Small Matters at the Library

by Bill Peak

I was working out at the desk the other day when a young mother carrying a load of children's books walked up with her six year old. I helped the woman heap her books onto the desk, then noticed her son studying me shyly. As it happened, a shipment of returns had just arrived from St. Michaels and we were very busy, but if there's one thing I've learned from all the wonderful ladies who work at the library, it's to never, ever pass up an opportunity to interact with a child. It's what makes the job worthwhile.

So I looked down at the little fellow, nodded at the stack of books his mother had set on the desk, and told him I thought it looked as if he'd found some good ones. The suggestion of a smile, then the child turned and buried his face in his mother's skirts. When he peeked back out at me, I screwed my cheeks up into one of my best I'm-just-a-harmless-idiot faces, and was rewarded with a smile of genuine wonderment. Then, as if in payment for my clowning, the little boy fished something out of his shirt pocket and held it up before me in a tiny clenched fist.

“What have you got?” I asked. The boy's eyes grew wide and he looked at his fist as if amazed himself by the answer to that question. Then carefully, mindful of his treasure, he spread his fingers wide and there, resting on his palm, lay a baby tooth — one of the front ones I think. I had forgotten how small they are, and how perfect.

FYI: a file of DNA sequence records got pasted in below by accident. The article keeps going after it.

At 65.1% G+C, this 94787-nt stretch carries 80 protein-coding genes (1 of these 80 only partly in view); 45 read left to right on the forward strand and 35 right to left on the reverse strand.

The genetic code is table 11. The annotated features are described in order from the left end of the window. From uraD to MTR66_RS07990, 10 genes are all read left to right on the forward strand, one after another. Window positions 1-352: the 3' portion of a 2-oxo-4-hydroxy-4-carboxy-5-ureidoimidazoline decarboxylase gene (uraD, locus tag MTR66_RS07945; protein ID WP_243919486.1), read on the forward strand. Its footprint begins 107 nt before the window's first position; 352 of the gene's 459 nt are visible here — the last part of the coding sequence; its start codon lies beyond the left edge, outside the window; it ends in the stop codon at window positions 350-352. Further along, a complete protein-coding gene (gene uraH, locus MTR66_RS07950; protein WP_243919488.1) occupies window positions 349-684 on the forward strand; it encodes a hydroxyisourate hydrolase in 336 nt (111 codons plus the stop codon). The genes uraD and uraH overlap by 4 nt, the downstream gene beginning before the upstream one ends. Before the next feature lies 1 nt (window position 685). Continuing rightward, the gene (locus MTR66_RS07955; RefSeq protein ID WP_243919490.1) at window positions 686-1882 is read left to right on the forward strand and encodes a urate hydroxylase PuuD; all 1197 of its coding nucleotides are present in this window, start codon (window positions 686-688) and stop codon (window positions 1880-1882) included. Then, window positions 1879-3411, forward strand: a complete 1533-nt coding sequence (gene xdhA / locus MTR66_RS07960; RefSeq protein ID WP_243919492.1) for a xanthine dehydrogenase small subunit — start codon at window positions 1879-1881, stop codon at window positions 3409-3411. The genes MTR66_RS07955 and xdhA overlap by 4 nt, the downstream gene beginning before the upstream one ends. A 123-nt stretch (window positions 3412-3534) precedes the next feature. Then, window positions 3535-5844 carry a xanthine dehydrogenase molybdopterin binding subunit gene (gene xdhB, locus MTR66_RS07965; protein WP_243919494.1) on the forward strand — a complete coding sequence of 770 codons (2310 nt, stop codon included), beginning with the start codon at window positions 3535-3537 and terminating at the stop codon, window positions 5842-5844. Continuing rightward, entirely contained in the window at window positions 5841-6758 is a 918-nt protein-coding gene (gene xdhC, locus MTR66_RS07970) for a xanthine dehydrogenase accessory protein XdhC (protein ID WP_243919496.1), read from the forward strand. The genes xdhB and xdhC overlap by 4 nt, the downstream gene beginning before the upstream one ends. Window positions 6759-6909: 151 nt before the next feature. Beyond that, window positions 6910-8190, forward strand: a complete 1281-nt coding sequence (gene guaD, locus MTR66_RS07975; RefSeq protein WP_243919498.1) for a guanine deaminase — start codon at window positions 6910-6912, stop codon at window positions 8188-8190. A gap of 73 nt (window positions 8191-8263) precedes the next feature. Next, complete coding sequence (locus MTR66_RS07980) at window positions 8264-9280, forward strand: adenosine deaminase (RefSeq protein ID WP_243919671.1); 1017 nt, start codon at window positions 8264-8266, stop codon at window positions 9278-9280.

“It came out this morning,” his mother said, her tone indicating her patience with her son's preoccupation with this particular piece of information was, perhaps, wearing a tad thin. I looked back down at the tooth that earlier had been a living part of this child and had now become his first tangible proof of change, that he was undergoing metamorphosis, had, indeed, by this very measure, matured, grown older. The boy looked at me uncertainly. I smiled. He smiled. Then we both looked again at the small piece of time resting in his hand.

Now you mustn't think from this that all encounters with tiny figures bearing gifts result in such a sense of moment. Take for instance the little girl who, on my very first day at the desk, walked up to the water fountain opposite, stopped, turned, and, just like the little boy, advanced upon me fist held out in offering. Anxious to make a good impression on my first day, I obediently placed my hand beneath hers and, as indifferently as if I had been her mother, she dropped her gum into it. I remember I actually said thank you.

But you know, in a way, I suppose I was right to thank her. That little girl paid me the ultimate compliment: she trusted me to help her as she would have trusted a parent or guardian. She took my unambiguous care for granted. And that is precisely what we strive for at the library. We want children to feel secure here, to feel they've come to a place as welcoming and comfortable as home.

Our children's librarian caused a few hiccups in this year's St. Patrick's Day parade. As she walked alongside our library float, little ones kept disengaging from the crowd lining the street to run across the pavement and hug her knees. I think that pretty much says it all.